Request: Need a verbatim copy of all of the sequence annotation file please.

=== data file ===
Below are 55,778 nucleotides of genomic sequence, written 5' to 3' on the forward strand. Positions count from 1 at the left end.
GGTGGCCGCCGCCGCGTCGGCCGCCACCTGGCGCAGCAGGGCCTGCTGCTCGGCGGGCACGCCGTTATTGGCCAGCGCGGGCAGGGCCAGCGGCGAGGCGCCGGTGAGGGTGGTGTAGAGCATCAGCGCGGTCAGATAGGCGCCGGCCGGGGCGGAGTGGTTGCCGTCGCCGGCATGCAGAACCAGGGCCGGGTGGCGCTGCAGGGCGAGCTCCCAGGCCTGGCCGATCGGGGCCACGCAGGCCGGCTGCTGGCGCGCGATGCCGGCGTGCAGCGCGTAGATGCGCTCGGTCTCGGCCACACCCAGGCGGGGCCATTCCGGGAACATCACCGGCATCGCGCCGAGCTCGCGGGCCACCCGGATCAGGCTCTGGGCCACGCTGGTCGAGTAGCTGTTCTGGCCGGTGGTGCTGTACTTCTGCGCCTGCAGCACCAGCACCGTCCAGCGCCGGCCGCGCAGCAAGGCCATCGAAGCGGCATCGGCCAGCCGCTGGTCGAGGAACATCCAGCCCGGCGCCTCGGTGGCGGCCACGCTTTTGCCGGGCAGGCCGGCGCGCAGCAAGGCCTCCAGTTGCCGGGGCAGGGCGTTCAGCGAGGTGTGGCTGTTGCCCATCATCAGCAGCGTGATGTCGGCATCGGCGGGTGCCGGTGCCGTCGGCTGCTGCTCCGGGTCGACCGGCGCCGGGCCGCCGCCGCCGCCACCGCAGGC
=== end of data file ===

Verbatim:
Below are 55,778 nucleotides of genomic sequence, written 5' to 3' on the forward strand. Positions count from 1 at the left end.
GGTGGCCGCCGCCGCGTCGGCCGCCACCTGGCGCAGCAGGGCCTGCTGCTCGGCGGGCACGCCGTTATTGGCCAGCGCGGGCAGGGCCAGCGGCGAGGCGCCGGTGAGGGTGGTGTAGAGCATCAGCGCGGTCAGATAGGCGCCGGCCGGGGCGGAGTGGTTGCCGTCGCCGGCATGCAGAACCAGGGCCGGGTGGCGCTGCAGGGCGAGCTCCCAGGCCTGGCCGATCGGGGCCACGCAGGCCGGCTGCTGGCGCGCGATGCCGGCGTGCAGCGCGTAGATGCGCTCGGTCTCGGCCACACCCAGGCGGGGCCATTCCGGGAACATCACCGGCATCGCGCCGAGCTCGCGGGCCACCCGGATCAGGCTCTGGGCCACGCTGGTCGAGTAGCTGTTCTGGCCGGTGGTGCTGTACTTCTGCGCCTGCAGCACCAGCACCGTCCAGCGCCGGCCGCGCAGCAAGGCCATCGAAGCGGCATCGGCCAGCCGCTGGTCGAGGAACATCCAGCCCGGCGCCTCGGTGGCGGCCACGCTTTTGCCGGGCAGGCCGGCGCGCAGCAAGGCCTCCAGTTGCCGGGGCAGGGCGTTCAGCGAGGTGTGGCTGTTGCCCATCATCAGCAGCGTGATGTCGGCATCGGCGGGTGCCGGTGCCGTCGGCTGCTGCTCCGGGTCGACCGGCGCCGGGCCGCCGCCGCCGCCACCGCAGGC